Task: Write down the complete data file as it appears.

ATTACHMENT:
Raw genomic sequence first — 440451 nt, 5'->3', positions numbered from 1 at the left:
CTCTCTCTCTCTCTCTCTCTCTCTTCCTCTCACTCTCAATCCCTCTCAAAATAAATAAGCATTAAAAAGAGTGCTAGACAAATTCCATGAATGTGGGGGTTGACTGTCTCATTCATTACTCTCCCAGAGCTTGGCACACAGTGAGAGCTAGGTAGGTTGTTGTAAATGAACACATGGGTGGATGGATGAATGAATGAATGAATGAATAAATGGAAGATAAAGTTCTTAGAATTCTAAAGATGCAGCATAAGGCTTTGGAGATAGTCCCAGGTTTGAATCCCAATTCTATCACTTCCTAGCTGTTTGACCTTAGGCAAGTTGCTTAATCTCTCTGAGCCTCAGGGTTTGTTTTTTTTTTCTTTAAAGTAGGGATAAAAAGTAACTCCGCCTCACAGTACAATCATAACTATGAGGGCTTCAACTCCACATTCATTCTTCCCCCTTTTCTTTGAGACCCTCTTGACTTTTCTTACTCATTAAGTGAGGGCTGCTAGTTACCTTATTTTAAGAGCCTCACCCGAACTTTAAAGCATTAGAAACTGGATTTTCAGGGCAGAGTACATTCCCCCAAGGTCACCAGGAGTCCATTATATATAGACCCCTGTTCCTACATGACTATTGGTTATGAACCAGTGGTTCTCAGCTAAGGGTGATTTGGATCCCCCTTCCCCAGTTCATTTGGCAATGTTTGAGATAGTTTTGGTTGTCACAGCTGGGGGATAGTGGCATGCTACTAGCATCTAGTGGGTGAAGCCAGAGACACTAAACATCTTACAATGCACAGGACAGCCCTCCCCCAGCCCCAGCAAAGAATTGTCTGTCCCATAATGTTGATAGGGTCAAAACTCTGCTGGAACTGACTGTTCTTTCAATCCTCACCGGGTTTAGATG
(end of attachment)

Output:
Raw genomic sequence first — 440451 nt, 5'->3', positions numbered from 1 at the left:
CTCTCTCTCTCTCTCTCTCTCTCTTCCTCTCACTCTCAATCCCTCTCAAAATAAATAAGCATTAAAAAGAGTGCTAGACAAATTCCATGAATGTGGGGGTTGACTGTCTCATTCATTACTCTCCCAGAGCTTGGCACACAGTGAGAGCTAGGTAGGTTGTTGTAAATGAACACATGGGTGGATGGATGAATGAATGAATGAATGAATAAATGGAAGATAAAGTTCTTAGAATTCTAAAGATGCAGCATAAGGCTTTGGAGATAGTCCCAGGTTTGAATCCCAATTCTATCACTTCCTAGCTGTTTGACCTTAGGCAAGTTGCTTAATCTCTCTGAGCCTCAGGGTTTGTTTTTTTTTTCTTTAAAGTAGGGATAAAAAGTAACTCCGCCTCACAGTACAATCATAACTATGAGGGCTTCAACTCCACATTCATTCTTCCCCCTTTTCTTTGAGACCCTCTTGACTTTTCTTACTCATTAAGTGAGGGCTGCTAGTTACCTTATTTTAAGAGCCTCACCCGAACTTTAAAGCATTAGAAACTGGATTTTCAGGGCAGAGTACATTCCCCCAAGGTCACCAGGAGTCCATTATATATAGACCCCTGTTCCTACATGACTATTGGTTATGAACCAGTGGTTCTCAGCTAAGGGTGATTTGGATCCCCCTTCCCCAGTTCATTTGGCAATGTTTGAGATAGTTTTGGTTGTCACAGCTGGGGGATAGTGGCATGCTACTAGCATCTAGTGGGTGAAGCCAGAGACACTAAACATCTTACAATGCACAGGACAGCCCTCCCCCAGCCCCAGCAAAGAATTGTCTGTCCCATAATGTTGATAGGGTCAAAACTCTGCTGGAACTGACTGTTCTTTCAATCCTCACCGGGTTTAGATG